The work of the heart and intelligence is a better offering to God than mechanical hand labour, and loveliness of proportion and detail is more to be desired than minute perfection of finish, though no scamping or jerry-building should be tolerated.

There may be as much or as little carving as the  resources of the donors allow, but it should be fine; and precious. It should not be coarse in scale, sprawling over as much space as possible, in the manner of the architects of the last generation. Ornament should be effective from a distance, but there is no necessity for every detail to be plainly visible; from the back of the church. Indeed it is far better for the full beauty of the design to unfold itself only on close inspection.

Where it is impossible to raise enough money to carry out an entire scheme at once it is a good plan; to erect first the main framework of the screen itself; adding the carved enrichments, the carving, and the loft as the opportunity occurs.

Many screens are erected as memorials, and if an inscription is necessary it is far better to incorporate it into the design than to disfigure the work by screwing on a brass plate, as seems still to be the orthodox custom. Well-designed lettering can form a very beautiful ornamental band, decorating rail or cornice, while the right use of heraldry is an excellent and unostentatious way of commemorating those in whose memory the work has been given.

Of late years the rood and the rood-loft have often been successfully restored. We should do well to associate the Christ in Majesty with the Christ on the Cross, as in the mediaeval examples, but it is doubtful, whether the robed and crowned Figure would ever appeal to the literal modern English mind. On the other hand the sight of the suffering Christ, on the Cross means vastly more to the average Churchman than hours of Instruction, and makes him dissatisfied with his Imperfection and unworthiness. The loft also is often a very convenient place for a small organ or for singers. No other position is so admirable for sound, and the absence of the loft has caused our chancels to be crowded in a manner never contemplated by the Ornaments Rubric.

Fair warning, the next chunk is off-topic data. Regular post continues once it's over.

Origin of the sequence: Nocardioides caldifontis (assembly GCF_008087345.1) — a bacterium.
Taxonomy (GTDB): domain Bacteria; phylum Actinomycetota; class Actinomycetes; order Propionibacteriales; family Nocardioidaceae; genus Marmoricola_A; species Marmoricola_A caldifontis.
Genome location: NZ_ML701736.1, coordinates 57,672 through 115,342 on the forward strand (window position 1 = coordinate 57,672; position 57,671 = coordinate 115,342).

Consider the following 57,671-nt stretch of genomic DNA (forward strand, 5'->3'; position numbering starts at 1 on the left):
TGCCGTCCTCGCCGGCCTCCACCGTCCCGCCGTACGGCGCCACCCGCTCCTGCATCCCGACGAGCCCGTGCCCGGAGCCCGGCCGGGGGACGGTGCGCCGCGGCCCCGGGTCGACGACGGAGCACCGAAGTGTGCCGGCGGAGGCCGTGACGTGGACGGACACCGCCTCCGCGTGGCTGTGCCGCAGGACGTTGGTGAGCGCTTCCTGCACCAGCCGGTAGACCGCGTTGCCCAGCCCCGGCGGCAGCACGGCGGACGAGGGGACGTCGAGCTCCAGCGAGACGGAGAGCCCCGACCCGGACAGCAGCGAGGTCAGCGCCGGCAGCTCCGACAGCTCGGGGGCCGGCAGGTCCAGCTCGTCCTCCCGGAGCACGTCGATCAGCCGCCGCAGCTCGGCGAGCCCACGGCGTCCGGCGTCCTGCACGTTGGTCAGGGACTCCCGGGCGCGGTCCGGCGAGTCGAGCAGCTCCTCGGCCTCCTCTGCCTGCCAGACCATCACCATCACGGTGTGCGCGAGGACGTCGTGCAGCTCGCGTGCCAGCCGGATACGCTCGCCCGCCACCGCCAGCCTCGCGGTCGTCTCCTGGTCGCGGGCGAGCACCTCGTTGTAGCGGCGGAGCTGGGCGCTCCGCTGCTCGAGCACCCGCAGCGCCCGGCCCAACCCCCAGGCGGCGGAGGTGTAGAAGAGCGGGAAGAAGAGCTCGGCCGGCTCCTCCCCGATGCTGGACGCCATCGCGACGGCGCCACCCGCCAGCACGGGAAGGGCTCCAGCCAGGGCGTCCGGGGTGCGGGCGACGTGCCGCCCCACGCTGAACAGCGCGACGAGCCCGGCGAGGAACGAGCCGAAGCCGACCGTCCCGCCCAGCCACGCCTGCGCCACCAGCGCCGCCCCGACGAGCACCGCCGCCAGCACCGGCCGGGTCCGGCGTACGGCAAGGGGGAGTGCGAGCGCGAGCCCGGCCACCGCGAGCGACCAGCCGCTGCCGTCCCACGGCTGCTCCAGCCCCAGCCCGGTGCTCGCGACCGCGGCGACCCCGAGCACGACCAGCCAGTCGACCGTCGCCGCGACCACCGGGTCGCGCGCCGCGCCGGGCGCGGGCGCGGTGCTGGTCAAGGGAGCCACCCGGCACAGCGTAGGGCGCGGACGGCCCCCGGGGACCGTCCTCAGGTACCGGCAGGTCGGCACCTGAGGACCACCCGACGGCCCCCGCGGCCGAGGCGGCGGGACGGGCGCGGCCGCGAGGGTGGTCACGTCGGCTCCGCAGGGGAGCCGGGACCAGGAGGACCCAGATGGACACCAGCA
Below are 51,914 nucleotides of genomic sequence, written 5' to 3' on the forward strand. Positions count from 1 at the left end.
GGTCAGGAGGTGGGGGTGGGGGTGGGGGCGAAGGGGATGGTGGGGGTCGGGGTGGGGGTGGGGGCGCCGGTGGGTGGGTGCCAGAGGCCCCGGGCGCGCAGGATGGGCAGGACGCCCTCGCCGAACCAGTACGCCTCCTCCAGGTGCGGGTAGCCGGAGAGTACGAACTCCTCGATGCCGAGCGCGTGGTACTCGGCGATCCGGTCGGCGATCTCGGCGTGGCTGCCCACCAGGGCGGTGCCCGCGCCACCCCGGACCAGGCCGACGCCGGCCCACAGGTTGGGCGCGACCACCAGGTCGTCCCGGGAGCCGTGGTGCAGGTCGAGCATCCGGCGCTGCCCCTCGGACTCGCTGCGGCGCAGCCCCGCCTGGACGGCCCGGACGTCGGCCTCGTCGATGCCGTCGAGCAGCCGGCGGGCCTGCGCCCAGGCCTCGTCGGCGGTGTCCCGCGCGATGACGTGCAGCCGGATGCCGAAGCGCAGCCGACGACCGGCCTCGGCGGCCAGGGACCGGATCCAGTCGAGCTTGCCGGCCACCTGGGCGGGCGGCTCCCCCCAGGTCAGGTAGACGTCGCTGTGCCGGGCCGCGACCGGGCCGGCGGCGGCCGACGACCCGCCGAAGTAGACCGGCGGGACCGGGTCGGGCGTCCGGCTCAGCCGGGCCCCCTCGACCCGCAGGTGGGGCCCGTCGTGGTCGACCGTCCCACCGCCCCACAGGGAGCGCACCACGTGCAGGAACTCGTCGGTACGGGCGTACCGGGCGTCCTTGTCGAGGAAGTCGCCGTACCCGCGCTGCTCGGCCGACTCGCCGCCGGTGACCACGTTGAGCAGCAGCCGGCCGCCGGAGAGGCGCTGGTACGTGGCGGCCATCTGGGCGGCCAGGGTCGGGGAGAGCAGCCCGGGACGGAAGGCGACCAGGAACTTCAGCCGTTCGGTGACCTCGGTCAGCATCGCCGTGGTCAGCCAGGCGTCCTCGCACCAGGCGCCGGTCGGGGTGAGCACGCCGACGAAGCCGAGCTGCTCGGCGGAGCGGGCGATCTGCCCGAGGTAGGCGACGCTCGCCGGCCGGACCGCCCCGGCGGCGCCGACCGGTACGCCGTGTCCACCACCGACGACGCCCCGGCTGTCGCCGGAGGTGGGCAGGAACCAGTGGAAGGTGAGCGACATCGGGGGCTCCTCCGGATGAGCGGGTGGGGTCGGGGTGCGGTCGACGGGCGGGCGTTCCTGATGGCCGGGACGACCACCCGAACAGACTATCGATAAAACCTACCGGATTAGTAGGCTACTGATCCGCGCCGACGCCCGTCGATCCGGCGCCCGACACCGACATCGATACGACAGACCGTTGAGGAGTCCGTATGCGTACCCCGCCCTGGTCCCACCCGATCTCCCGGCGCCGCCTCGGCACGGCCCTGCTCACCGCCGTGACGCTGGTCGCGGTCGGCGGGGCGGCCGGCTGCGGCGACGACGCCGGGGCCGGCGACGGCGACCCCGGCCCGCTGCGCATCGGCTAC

Once more, remember that a screen must be fairly solid if it is to look well. It is wonderful how little the view of the altar is obstructed even by the closely mullioned screens of Devon. Indeed a fine screen is rather a help than a hindrance to devotion, for it impresses upon the worshipper the mystery and the wonder of the Rite in which it is his privilege to take part.

Oddington, Oxon. Design for Rood Screen.

Warfield, Berks.—15th Cent. Midland type.

Attleborough, Norfolk. 15th Cent. East Anglian type, now moved to west end.

Plymtree, Devon. 15th Cent. West Country type. Loft removed.

Kenton, Devon. 15th Cent. West Country type. Loft restored by F. Bligh Bond, Architect.

Littlemore, Oxford. Midland type.

St. Michael’s Wigan. North Country type. By the Warham Guild.

St. Michael’s Wigan. By the Warham Guild.